The reason 400 games were played to evaluate whether a candidate was better than its predecessor, is because 400 gives statistical significance at exactly 2 standard deviations for a 55% win rate threshold. In particular, the variance of a binomial process is N

*p*(1-p), so if the null hypothesis is p = 0.5 (the candidates do not differ), then the expected variance is 400 * 0.5 * 0.5 = 100. The standard deviation is thus +/- 10, and 200 wins +/- 10 corresponds to a 50% +/- 2.5% win rate. A 55% win rate is therefore 2 standard deviations.There were a lot of interconnected hyperparameters, making this far from a drop-in algorithm:

- the number of moves randomly sampled at the start to generate enough variation , compared to the size of the board, the typical length of game, and the typical branching factor/entropy introduced by each move.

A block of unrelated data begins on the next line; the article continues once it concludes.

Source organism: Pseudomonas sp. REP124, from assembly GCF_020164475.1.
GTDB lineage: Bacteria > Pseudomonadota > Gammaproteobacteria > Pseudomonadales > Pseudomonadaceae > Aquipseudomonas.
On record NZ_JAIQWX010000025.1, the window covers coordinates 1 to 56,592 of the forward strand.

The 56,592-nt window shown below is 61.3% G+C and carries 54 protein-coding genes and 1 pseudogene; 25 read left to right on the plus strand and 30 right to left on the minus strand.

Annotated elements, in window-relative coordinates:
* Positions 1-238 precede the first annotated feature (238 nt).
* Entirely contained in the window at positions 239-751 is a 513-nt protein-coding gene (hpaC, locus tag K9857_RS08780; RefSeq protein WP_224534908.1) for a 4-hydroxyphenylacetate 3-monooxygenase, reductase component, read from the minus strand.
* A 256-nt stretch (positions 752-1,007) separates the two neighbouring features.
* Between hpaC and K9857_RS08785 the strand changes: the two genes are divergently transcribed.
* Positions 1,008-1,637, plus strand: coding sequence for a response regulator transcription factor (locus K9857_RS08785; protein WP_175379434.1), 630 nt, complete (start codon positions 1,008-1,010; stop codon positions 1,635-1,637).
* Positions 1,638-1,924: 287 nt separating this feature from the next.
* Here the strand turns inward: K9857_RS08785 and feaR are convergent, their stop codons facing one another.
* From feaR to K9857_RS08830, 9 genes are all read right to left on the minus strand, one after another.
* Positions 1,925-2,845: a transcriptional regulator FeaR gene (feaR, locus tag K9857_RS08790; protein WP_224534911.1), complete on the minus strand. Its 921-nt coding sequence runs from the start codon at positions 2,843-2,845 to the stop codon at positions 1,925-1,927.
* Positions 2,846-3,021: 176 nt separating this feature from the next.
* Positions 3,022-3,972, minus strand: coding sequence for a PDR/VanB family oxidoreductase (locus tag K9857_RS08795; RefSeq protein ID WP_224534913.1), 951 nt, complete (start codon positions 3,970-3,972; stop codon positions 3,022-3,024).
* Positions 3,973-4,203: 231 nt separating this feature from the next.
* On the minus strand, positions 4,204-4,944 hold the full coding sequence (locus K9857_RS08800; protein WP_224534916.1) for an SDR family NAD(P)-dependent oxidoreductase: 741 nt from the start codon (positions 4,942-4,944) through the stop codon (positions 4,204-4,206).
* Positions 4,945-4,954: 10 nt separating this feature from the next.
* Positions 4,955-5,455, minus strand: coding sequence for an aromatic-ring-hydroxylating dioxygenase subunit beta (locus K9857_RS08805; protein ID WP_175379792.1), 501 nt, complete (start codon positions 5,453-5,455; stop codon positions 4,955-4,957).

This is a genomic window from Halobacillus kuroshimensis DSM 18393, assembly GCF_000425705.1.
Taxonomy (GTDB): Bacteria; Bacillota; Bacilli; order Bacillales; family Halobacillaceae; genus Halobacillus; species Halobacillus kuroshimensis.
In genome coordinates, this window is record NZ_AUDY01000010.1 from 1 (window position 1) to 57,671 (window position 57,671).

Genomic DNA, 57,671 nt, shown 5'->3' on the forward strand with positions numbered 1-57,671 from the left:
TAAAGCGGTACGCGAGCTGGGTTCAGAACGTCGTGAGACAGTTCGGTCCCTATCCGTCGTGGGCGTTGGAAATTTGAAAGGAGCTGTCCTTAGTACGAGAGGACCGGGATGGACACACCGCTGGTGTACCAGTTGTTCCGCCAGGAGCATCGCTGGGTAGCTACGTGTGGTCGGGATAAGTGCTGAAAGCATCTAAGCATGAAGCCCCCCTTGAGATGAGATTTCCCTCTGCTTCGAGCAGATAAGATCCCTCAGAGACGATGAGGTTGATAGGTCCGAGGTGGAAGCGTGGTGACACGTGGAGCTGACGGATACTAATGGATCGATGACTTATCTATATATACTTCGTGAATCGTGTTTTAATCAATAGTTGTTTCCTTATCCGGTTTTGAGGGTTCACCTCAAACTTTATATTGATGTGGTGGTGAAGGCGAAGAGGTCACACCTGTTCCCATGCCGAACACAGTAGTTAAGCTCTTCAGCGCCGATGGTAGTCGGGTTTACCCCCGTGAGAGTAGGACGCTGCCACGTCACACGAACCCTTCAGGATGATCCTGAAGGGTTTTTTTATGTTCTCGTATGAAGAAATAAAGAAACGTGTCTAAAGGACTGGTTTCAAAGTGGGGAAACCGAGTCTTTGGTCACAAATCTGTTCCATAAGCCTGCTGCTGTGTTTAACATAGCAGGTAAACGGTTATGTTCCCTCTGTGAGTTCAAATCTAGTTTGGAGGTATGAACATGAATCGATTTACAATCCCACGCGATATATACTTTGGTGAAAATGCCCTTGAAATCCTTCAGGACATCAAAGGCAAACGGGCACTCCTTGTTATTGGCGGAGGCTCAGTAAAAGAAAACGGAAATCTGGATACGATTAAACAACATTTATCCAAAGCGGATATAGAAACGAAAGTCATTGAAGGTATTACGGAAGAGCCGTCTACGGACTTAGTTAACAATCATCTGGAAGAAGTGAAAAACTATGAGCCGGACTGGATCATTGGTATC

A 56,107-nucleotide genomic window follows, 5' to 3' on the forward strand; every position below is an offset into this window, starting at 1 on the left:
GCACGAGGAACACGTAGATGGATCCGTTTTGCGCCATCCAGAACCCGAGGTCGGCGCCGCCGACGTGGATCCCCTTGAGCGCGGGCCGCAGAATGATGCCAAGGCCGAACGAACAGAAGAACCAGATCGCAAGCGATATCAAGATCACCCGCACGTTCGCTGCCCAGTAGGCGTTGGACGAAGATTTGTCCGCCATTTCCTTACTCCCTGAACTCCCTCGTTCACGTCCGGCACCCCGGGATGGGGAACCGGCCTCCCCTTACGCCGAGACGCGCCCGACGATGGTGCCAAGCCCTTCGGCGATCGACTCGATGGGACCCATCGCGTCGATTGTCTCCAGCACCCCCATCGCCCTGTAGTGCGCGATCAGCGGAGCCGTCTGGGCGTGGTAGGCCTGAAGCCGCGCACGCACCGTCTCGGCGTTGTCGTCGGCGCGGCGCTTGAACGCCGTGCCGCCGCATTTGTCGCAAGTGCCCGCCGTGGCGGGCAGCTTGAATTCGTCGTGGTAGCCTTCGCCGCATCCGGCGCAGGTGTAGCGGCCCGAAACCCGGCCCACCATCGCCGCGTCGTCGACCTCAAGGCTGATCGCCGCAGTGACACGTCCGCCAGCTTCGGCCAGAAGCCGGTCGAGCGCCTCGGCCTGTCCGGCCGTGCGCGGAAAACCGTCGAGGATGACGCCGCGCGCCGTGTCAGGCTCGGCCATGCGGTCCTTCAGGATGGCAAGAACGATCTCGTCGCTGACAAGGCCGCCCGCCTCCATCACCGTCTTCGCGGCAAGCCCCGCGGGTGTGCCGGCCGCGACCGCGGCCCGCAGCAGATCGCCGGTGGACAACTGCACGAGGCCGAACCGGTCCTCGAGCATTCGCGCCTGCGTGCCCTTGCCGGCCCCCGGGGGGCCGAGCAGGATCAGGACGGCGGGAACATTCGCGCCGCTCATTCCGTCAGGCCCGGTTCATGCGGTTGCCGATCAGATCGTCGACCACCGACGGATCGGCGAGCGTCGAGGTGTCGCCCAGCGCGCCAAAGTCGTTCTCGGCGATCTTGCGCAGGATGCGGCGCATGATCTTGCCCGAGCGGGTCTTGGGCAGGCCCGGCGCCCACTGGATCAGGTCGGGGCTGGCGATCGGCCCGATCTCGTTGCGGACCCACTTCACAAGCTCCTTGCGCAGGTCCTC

- the size of the board, the dispersion factor of the Dirichlet noise, the \(L_2\) regularization strength that causes the policy net’s outputs to be more disperse, the number of MCTS searches that were used to overcome the magnitude of the priors, and the \(P_{UCT}\) constant (not given in paper) used to weight the policy priors against the MCTS searches.
- the learning rate, batch size, and training speed as compared to the rate at which new games were generated.
- the depth of old games that were revisited during training, compared to the rate at which new version of AGZ were promoted.

On the subject of sampling old games - I wonder if it’s analogous to the way that strong Go players have an intuitive sense of whether a group is alive. They’re almost always right, but maybe they need to read it out every so often to keep their intuition sharp.